Lessons from Israeli experience

Non-lethal weaponry

Lessons from Israeli experience

Prime Minister Manmohan Singh’s advice to deploy non-lethal weapons to control mobs in Kashmir brings to focus the use of such weapons in similar strife-torn regions of the world. Col Daniel Reisner, a former adviser to Israeli prime ministers as well as defence forces (IDF), told a visiting group of Indian journalists recently that his country had invented several non-lethal gadgets to quell Palestinian protesters during the 1987-93 uprising called Intifada -1. These included a net dropped from a helicopter, stone throwing vehicle, a device called ‘scream’, skunk spray, painted bullets, tranquiliser bullets and rubber-coated steel bullets to name a few. 

 “During the 1987 Intifada, we invented quite a bit of riot-control equipment. Israel also sent groups of experts to tour 26 different countries and military organisations which had such capabilities. We developed new systems to meet the new threat, which means they were effective at longer ranges, to keep the people away and prevent them from coming near us into effective ranges of live-fire weapons,” he said.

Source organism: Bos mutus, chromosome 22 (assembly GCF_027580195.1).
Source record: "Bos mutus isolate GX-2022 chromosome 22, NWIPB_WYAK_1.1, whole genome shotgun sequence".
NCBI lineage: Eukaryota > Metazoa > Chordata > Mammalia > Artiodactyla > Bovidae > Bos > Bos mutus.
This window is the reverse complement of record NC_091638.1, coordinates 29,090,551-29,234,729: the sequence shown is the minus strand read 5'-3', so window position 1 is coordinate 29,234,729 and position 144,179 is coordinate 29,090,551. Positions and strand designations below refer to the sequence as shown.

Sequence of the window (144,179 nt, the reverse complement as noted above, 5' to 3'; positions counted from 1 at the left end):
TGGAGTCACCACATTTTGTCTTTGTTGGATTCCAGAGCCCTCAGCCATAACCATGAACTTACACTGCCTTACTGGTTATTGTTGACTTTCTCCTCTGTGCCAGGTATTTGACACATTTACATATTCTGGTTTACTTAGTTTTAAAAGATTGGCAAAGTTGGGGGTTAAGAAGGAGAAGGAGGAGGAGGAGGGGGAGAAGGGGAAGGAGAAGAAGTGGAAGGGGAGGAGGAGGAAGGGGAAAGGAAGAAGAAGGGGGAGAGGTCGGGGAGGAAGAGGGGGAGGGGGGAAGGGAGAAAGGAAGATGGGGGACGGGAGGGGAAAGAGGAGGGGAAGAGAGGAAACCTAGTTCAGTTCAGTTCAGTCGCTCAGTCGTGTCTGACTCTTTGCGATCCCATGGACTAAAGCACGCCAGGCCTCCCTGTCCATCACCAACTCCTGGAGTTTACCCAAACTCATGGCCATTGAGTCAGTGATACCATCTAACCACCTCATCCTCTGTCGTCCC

The stone-throwing machine was deployed to tackle stone-pelting Palestinians, a phenomenon common in Kashmir. Reisner said that the IDF also used a `skunk’ spray which smelled so repellent that it drove people out of the area. Those who have experienced the stink have testified that it smelt like “an overpowering mix of open sewer, rotting meat and old socks that haven’t been washed for weeks.’’ The counter measures included simply putting a clothes peg over the nose.

“We also used a device that emitted penetrating bursts of sound at intervals of about 10 seconds that leaves targets reeling with dizziness and nausea,” he said referring to `Scream’. However, protesters who stuffed their ears with cotton got over it, suggesting that there is a way to neutralise almost every non-lethal weapon in the market. Reisner conceded that several unapproved non-lethal weapons like rubber-coated steel bullets and tranquilliser bullets were also used and had caused many Palestinian fatalities.
He, however, said that Israeli forces resorted to firing on stone-throwing Palestinian protesters only as a means of “self defence” during Intifada-1. Col Reisner said that there were similarities between the Palestinian Intifada and protests in Kashmir both of which started off as loosely organised confrontations.
DH News Service

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